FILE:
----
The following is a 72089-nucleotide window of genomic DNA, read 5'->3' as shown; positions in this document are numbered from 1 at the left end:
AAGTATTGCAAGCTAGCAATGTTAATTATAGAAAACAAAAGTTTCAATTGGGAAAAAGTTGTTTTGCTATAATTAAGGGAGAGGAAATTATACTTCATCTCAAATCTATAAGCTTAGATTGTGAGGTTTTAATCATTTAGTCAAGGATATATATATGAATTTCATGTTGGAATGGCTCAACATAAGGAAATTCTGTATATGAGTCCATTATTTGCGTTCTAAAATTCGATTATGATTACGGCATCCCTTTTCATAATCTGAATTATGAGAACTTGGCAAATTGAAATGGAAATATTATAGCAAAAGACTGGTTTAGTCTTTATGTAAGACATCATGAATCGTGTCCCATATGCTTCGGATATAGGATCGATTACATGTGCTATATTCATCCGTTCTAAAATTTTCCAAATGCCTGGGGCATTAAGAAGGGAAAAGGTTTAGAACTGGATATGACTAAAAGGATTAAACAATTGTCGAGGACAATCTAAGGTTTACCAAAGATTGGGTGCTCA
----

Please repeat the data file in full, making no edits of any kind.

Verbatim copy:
The following is a 72089-nucleotide window of genomic DNA, read 5'->3' as shown; positions in this document are numbered from 1 at the left end:
AAGTATTGCAAGCTAGCAATGTTAATTATAGAAAACAAAAGTTTCAATTGGGAAAAAGTTGTTTTGCTATAATTAAGGGAGAGGAAATTATACTTCATCTCAAATCTATAAGCTTAGATTGTGAGGTTTTAATCATTTAGTCAAGGATATATATATGAATTTCATGTTGGAATGGCTCAACATAAGGAAATTCTGTATATGAGTCCATTATTTGCGTTCTAAAATTCGATTATGATTACGGCATCCCTTTTCATAATCTGAATTATGAGAACTTGGCAAATTGAAATGGAAATATTATAGCAAAAGACTGGTTTAGTCTTTATGTAAGACATCATGAATCGTGTCCCATATGCTTCGGATATAGGATCGATTACATGTGCTATATTCATCCGTTCTAAAATTTTCCAAATGCCTGGGGCATTAAGAAGGGAAAAGGTTTAGAACTGGATATGACTAAAAGGATTAAACAATTGTCGAGGACAATCTAAGGTTTACCAAAGATTGGGTGCTCA